|MsCaroline's maternal grandmother and her eldest uncle, ca. 1918.|
A few weeks ago, I was invited to a friend's home for dinner. It was a lovely evening - good food and wine, good conversation, and a breathtaking view of Seoul's sparkling evening cityscape. Like most expat homes in Seoul, S's villa was furnished by her landlord and appointed with a few things she'd brought with her from home, along with souvenirs she'd purchased in her travels around Seoul and the rest of Asia. What interested me most of all was not the souvenirs - although I do admit coveting her 1800s-era map of Seoul - but the family photos. Not many, mind you: a few images of her family and friends; one of her daughter as a baby; and a photo of herself and her husband, young and in love and entirely pleased with each other and the life they were building together.
I've always enjoyed looking at photos anyway, but after I got home that night, I started thinking about the photos you see in expat homes, and how they differ from those you see when people are back in their own countries. When you're overseas, the photos you have in your home seem to take on more meaning, somehow.
|Family reunion and birthday celebration for MrL's mother on the occasion of her 70th birthday.|
Not to say that photos don't mean a lot in the houses you visit back home. But photos in an expat household take on more weight and more meaning, because most of us don't have many things from home with us to begin with. That's understandable, of course: most companies (ours included) put a limit on how much you can ship over, and one has to get ruthless in one's packing.
Naturally, a lot of us pick up objects de art once we arrive, which explains why the decor in all of our apartments here in Seoul looks vaguely familiar: kimchi pots, wooden masks, Korean medicine chests. These items rub elbows with the generic landlord-provided furniture that you find in many expat apartments (not many of us bring furniture along, and those of us who do don't bring much), creating a predictable decor for most of us that I think of as 'Asian-Ikea-Hotel.'
It's a bit different if you're living in a foreign country, though.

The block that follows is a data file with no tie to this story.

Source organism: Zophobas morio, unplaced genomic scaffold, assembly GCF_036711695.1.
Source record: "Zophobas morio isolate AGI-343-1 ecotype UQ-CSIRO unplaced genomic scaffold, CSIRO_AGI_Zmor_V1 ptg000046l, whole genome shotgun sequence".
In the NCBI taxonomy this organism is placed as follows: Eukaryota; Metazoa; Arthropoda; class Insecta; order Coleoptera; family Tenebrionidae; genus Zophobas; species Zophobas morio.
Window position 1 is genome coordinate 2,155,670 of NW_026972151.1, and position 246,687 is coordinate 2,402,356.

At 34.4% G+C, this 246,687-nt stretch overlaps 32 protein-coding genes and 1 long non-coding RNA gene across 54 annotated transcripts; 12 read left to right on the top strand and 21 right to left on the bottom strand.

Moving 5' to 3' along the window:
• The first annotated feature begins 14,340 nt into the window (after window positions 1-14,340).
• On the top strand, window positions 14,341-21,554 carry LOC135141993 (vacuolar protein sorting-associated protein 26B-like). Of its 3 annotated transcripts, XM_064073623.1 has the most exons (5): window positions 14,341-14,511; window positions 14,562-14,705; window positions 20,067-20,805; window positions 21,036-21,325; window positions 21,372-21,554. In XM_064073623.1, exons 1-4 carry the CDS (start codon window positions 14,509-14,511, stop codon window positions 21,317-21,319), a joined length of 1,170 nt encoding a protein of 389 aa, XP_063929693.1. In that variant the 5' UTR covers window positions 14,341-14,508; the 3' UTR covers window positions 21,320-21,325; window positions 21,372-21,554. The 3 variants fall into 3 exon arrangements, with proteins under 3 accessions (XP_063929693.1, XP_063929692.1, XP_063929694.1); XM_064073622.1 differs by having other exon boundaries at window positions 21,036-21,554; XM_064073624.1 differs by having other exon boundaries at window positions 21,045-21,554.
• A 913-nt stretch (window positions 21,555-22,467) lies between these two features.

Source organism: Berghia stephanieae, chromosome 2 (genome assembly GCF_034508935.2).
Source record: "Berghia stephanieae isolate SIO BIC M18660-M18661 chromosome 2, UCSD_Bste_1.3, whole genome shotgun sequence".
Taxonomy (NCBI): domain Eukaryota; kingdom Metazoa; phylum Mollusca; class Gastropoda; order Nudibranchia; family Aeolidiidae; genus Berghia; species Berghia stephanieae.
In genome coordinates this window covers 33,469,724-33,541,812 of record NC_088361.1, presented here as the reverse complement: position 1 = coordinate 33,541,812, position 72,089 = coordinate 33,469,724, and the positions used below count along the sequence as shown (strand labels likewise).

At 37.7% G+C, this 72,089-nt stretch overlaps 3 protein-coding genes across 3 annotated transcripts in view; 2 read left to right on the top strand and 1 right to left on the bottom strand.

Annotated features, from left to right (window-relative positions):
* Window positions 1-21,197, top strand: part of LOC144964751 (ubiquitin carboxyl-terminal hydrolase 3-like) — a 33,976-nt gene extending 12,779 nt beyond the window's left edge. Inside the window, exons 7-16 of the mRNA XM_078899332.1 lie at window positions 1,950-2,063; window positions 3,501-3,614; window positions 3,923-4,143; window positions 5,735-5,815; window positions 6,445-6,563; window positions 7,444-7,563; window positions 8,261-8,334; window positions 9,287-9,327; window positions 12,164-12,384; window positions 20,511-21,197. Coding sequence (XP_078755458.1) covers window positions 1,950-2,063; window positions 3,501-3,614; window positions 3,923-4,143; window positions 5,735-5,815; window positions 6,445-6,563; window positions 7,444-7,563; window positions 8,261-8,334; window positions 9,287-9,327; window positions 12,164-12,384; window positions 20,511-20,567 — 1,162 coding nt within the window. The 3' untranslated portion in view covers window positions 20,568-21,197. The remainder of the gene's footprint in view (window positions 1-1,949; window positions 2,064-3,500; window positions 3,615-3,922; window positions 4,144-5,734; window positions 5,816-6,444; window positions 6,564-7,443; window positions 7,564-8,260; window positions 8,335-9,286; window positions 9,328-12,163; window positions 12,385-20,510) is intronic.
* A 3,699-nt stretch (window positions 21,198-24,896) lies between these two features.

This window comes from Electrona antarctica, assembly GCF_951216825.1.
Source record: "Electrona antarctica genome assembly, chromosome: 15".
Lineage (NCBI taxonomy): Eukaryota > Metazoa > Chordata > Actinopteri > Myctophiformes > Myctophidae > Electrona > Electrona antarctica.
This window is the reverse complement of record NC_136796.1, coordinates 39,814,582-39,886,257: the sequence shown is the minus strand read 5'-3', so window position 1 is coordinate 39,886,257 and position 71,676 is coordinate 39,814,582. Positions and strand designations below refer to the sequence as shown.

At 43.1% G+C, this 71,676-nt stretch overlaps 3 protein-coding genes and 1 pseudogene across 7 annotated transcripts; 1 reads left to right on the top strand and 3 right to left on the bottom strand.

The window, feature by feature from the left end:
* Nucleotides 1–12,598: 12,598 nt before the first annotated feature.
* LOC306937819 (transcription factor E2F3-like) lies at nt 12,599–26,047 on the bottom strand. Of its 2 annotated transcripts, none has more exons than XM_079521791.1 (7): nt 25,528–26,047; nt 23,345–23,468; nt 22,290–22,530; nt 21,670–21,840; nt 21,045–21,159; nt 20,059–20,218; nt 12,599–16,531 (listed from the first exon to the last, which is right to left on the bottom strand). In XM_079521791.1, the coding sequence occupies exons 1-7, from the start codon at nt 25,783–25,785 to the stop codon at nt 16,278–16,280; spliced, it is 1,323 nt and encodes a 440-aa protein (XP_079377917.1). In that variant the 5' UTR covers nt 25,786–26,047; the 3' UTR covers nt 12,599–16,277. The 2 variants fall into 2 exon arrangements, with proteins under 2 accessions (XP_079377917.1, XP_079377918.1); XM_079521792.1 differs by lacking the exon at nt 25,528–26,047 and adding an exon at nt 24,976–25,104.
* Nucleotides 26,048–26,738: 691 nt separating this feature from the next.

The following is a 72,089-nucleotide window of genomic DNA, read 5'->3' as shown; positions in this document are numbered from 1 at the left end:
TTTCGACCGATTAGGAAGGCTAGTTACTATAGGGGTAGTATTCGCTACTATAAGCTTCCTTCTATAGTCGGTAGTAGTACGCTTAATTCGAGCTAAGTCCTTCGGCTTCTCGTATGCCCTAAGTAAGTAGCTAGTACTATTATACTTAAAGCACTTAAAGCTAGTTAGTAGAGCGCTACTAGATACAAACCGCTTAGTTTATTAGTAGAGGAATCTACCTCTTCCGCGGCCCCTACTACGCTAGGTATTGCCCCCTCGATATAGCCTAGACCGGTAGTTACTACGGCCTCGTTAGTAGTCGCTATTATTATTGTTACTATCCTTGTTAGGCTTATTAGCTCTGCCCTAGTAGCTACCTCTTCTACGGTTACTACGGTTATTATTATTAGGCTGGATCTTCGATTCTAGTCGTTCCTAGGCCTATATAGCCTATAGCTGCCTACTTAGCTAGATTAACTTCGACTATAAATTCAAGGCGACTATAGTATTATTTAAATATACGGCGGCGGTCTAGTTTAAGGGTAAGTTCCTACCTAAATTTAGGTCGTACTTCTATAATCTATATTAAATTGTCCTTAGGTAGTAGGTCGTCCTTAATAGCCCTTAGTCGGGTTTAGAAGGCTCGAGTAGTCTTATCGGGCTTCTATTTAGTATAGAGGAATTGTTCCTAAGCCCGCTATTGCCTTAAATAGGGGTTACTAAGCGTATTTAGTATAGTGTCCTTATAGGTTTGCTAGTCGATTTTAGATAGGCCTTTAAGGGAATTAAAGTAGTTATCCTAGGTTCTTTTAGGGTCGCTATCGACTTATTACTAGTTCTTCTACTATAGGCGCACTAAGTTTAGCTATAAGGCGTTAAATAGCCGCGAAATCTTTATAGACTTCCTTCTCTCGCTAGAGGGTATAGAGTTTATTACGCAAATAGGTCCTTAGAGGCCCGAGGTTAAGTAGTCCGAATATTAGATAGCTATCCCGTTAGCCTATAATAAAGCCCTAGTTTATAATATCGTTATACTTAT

No, not because we don't take photos (in fact, we probably take more than the average person, since everything is so unusual.)
And not because we don't love our families or want to display photos of our beautiful, brilliant, and marvelous children/nieces/grandchildren/friends. Actually, we do. But expats have space and weight and packing limits that most people don't have to contend with. So the images that do end up getting displayed - that 'make the cut,' so to speak - tend to be the really important ones.
|Sons#1 and #2 with radiant bride, Auntie H.|
So, you make your selections carefully. You distill your life experiences, your family, and your friends into a few thoughtfully-chosen moments that you'll take along with you wherever you go.
|MrLogical and Korean cycling mates taking a breather.|
The saying that a picture is worth a thousand words is undeniably true. But for expats, the photos you see say even more than most. These are not always professional photos; they may be small and blurry and taken with camera phones. They may be taken in kitchens or in airports or in small back gardens, although - depending on the expat - you may glimpse more than one of the Seven Wonders of the World in the background. From a professional standpoint, they may be lacking in color, composition, angle, and depth.
What they do all have in common is this: they're too important, too precious, and too meaningful to be left behind.
They're the ones that make the cut.
|Rare time with Mum back home last summer.|